Does diet soda actually help you lose weight? Study says it may not

Does diet soda actually help you lose weight? Study says it may not

July 11, 2013 Updated Jul 11, 2013 at 3:43 PM EST

Are you a diet soda drinker?

If so, you will want to pay attention to this. A study from Purdue University released this week says that diet beverages and other non-caloric, artificially sweetened foods and drinks may not be the healthy choice to manage weight that they appear.

According to the news release from Purdue:

"Public health officials are rightfully concerned about the consequences of consuming sugar-sweetened beverages, such as soft drinks, but these warnings may need to be expanded to advocate limiting the intake of all sweeteners, including no-calorie sweeteners and so-called diet soft drinks," said Susan E. Swithers, a professor of psychological sciences and a behavioral neuroscientist. "Although it seems like common sense that diet sodas would not be problematic, that doesn't appear to be the case. Findings from a variety of studies show that routine consumption of diet sodas, even one per day, can be connected to higher likelihood of heart disease, stroke, diabetes, metabolic syndrome and high blood pressure, in addition to contributing to weight gain."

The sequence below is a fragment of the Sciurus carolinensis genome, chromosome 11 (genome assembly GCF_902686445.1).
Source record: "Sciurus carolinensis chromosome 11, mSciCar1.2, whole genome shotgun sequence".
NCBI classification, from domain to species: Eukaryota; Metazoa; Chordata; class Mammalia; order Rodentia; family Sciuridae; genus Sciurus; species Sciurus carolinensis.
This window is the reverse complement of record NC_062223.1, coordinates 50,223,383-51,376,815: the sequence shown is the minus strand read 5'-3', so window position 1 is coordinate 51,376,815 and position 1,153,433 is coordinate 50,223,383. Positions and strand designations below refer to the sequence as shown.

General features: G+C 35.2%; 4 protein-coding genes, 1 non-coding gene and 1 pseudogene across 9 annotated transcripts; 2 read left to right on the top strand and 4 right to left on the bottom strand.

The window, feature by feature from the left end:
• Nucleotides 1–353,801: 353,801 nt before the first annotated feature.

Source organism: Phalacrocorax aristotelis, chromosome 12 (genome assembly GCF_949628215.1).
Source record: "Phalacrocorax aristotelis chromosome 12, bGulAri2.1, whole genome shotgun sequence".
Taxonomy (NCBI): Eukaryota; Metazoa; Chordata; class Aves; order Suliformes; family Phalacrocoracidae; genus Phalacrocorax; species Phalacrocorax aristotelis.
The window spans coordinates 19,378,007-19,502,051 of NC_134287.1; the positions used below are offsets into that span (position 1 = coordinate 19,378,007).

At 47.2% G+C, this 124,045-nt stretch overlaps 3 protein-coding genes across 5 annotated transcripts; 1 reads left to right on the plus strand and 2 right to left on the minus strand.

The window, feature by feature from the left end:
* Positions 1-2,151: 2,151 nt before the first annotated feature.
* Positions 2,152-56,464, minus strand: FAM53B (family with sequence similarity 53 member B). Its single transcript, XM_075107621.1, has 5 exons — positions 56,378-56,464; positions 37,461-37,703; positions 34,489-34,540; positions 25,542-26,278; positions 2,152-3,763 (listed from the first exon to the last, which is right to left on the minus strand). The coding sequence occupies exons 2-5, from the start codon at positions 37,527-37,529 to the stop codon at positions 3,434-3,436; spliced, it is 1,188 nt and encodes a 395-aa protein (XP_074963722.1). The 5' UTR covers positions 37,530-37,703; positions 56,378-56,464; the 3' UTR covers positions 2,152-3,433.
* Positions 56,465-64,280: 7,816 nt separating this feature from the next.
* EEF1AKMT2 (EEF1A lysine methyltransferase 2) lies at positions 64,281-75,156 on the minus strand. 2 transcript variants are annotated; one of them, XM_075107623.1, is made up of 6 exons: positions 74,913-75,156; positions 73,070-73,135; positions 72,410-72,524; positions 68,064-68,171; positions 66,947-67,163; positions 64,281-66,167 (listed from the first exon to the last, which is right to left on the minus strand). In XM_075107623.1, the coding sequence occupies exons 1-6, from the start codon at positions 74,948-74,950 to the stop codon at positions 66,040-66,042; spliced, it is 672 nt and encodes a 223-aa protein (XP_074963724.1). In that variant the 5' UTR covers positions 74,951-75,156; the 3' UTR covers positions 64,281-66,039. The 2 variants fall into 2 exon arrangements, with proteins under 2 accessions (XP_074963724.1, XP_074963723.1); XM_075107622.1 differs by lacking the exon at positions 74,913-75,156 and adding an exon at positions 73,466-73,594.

Find out more by browsing the compiled coverage below:

 

To submit a comment on this article, your email address is required. We respect your privacy and your email will not be visible to others nor will it be added to any email lists.